Cooking oils, left behind in this year’s surge in agriculture prices, are poised to catch up with grains as record demand cuts stockpiles by the most in 17 years.
Inventories of soybean oil and palm oil, used by Nestle SA and Unilever and in everything from Hellmann’s mayonnaise to Snickers candy bars, will drop 12 percent in the coming year as China and India increase consumption 11 percent, U.S. Department of Agriculture data show. Food prices climbed in September to the highest level since the crisis in 2008 that sparked riots from Haiti to Egypt, the United Nations says.
“China’s economy is growing and there’s no reason why the country will take any less food next week, next month, or next year,” said Steve Nicholson, a commodity procurement specialist at International Food Products Corp., a distributor and adviser on food ingredients in Fenton, Missouri. “We’ve been able to produce more food in the past 2,000 years, but can we do it fast enough to meet the demand from China and other emerging economies to stave off a crisis?”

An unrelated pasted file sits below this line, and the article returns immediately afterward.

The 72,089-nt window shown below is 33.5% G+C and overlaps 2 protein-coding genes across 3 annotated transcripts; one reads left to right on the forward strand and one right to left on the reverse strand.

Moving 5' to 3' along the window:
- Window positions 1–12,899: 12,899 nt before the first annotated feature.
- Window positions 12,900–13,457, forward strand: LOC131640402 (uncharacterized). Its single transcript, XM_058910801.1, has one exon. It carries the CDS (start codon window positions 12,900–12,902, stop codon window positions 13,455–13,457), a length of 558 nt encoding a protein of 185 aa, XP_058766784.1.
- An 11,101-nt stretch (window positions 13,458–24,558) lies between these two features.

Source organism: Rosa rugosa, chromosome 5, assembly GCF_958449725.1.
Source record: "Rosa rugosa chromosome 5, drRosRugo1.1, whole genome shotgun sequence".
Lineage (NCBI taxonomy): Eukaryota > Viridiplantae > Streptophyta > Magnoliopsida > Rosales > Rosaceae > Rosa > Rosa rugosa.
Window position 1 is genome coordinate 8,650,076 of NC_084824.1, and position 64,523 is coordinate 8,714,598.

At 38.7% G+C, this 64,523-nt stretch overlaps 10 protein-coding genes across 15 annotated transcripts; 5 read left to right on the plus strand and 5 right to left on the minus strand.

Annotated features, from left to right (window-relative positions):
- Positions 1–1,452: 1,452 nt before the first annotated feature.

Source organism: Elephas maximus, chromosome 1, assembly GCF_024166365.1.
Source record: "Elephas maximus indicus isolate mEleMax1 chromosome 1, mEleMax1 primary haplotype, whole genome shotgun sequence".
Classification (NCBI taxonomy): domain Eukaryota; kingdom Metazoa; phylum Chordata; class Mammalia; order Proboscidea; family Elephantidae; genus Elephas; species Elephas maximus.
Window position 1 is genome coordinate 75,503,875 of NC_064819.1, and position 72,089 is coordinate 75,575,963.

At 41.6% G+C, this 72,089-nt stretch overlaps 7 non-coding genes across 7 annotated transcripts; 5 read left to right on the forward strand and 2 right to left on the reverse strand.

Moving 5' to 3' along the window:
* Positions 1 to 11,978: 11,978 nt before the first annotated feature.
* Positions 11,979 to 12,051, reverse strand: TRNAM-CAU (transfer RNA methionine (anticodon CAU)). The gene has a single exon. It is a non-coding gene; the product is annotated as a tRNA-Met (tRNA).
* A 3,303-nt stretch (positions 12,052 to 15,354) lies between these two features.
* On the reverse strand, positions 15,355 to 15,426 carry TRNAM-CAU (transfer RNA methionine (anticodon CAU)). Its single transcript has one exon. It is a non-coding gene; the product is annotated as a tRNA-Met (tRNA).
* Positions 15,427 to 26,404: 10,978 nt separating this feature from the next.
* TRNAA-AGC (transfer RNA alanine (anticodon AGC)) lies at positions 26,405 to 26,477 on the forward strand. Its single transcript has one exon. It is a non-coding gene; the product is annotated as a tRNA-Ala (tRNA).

Increasing wealth in Brazil, India and China is boosting demand for grains, dairy, meat and cooking oils. While Sime Darby Bhd., the world’s biggest listed palm-oil producer, is benefiting from rising prices, governments from Beijing to New Delhi are trying to curb food inflation by raising imports, limiting exports or selling stockpiles. Per-capita use of vegetable oils in China has more than doubled in a decade, said Bill Nelson, a senior economist at Doane Advisory Services Co., an agricultural research and advisory company in St. Louis.
Monday, November 1, 2010
More Evidence of Increased Food Inflation